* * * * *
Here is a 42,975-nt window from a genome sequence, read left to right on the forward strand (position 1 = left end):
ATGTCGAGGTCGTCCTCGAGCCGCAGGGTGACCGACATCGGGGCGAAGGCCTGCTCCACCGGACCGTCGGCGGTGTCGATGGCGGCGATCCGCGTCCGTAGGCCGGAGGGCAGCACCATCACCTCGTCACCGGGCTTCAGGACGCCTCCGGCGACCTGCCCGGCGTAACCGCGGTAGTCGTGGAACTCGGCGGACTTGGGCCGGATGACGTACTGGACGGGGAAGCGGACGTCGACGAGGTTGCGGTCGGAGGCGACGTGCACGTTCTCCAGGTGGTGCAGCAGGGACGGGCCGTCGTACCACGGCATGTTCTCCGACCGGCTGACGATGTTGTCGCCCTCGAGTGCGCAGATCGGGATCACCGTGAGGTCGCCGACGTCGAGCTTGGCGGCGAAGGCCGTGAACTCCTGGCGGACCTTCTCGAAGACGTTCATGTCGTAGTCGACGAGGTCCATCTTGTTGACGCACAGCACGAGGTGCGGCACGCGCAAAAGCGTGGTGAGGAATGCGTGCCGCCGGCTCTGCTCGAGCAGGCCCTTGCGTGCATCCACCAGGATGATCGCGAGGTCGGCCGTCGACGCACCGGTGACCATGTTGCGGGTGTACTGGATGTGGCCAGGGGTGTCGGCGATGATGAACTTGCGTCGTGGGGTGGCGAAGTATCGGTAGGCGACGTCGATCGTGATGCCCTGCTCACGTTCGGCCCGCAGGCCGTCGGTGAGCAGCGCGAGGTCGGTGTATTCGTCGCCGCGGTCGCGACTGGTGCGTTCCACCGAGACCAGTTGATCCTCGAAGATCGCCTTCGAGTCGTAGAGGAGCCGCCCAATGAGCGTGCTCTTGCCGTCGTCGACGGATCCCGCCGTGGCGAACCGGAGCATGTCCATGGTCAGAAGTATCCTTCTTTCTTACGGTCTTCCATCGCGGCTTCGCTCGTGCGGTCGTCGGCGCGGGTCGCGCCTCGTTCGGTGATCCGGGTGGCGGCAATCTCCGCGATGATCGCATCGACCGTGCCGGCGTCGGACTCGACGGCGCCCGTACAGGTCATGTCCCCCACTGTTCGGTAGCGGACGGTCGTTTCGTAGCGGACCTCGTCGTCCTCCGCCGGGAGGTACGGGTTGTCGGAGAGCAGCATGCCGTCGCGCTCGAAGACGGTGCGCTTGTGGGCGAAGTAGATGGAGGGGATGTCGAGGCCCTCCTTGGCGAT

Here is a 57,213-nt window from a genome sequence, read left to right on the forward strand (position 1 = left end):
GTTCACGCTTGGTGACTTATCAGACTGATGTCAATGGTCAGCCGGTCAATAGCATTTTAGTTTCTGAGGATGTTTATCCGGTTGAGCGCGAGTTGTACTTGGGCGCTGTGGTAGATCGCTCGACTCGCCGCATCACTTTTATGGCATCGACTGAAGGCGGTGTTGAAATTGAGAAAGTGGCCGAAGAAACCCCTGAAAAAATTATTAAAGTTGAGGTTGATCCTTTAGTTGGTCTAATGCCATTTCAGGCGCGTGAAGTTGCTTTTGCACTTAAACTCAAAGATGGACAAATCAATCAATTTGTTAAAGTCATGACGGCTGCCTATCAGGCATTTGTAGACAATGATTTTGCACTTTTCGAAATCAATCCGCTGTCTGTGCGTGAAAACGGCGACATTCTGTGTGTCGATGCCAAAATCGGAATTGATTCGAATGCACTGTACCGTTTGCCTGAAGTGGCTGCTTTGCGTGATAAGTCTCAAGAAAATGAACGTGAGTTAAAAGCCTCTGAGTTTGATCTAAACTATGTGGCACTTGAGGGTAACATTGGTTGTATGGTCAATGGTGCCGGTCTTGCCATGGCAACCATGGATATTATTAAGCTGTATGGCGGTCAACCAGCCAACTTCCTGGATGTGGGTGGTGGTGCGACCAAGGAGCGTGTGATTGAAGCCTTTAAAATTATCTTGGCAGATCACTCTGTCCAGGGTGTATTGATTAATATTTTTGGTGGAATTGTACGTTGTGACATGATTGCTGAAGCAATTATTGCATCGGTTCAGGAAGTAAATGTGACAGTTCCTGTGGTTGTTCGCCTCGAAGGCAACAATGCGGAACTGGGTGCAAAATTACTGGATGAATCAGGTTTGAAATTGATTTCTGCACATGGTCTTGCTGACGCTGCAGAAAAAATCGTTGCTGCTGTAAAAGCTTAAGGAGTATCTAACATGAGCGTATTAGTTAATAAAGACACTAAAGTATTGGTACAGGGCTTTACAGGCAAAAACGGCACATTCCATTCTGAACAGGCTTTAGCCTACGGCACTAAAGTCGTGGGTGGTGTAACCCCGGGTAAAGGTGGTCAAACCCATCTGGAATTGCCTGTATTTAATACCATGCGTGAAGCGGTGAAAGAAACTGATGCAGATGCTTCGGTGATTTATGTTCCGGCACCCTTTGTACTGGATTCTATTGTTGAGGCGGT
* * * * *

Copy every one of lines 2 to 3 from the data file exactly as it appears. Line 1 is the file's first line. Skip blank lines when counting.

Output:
ATGTCGAGGTCGTCCTCGAGCCGCAGGGTGACCGACATCGGGGCGAAGGCCTGCTCCACCGGACCGTCGGCGGTGTCGATGGCGGCGATCCGCGTCCGTAGGCCGGAGGGCAGCACCATCACCTCGTCACCGGGCTTCAGGACGCCTCCGGCGACCTGCCCGGCGTAACCGCGGTAGTCGTGGAACTCGGCGGACTTGGGCCGGATGACGTACTGGACGGGGAAGCGGACGTCGACGAGGTTGCGGTCGGAGGCGACGTGCACGTTCTCCAGGTGGTGCAGCAGGGACGGGCCGTCGTACCACGGCATGTTCTCCGACCGGCTGACGATGTTGTCGCCCTCGAGTGCGCAGATCGGGATCACCGTGAGGTCGCCGACGTCGAGCTTGGCGGCGAAGGCCGTGAACTCCTGGCGGACCTTCTCGAAGACGTTCATGTCGTAGTCGACGAGGTCCATCTTGTTGACGCACAGCACGAGGTGCGGCACGCGCAAAAGCGTGGTGAGGAATGCGTGCCGCCGGCTCTGCTCGAGCAGGCCCTTGCGTGCATCCACCAGGATGATCGCGAGGTCGGCCGTCGACGCACCGGTGACCATGTTGCGGGTGTACTGGATGTGGCCAGGGGTGTCGGCGATGATGAACTTGCGTCGTGGGGTGGCGAAGTATCGGTAGGCGACGTCGATCGTGATGCCCTGCTCACGTTCGGCCCGCAGGCCGTCGGTGAGCAGCGCGAGGTCGGTGTATTCGTCGCCGCGGTCGCGACTGGTGCGTTCCACCGAGACCAGTTGATCCTCGAAGATCGCCTTCGAGTCGTAGAGGAGCCGCCCAATGAGCGTGCTCTTGCCGTCGTCGACGGATCCCGCCGTGGCGAACCGGAGCATGTCCATGGTCAGAAGTATCCTTCTTTCTTACGGTCTTCCATCGCGGCTTCGCTCGTGCGGTCGTCGGCGCGGGTCGCGCCTCGTTCGGTGATCCGGGTGGCGGCAATCTCCGCGATGATCGCATCGACCGTGCCGGCGTCGGACTCGACGGCGCCCGTACAGGTCATGTCCCCCACTGTTCGGTAGCGGACGGTCGTTTCGTAGCGGACCTCGTCGTCCTCCGCCGGGAGGTACGGGTTGTCGGAGAGCAGCATGCCGTCGCGCTCGAAGACGGTGCGCTTGTGGGCGAAGTAGATGGAGGGGATGTCGAGGCCCTCCTTGGCGAT

Here is a 57,213-nt window from a genome sequence, read left to right on the forward strand (position 1 = left end):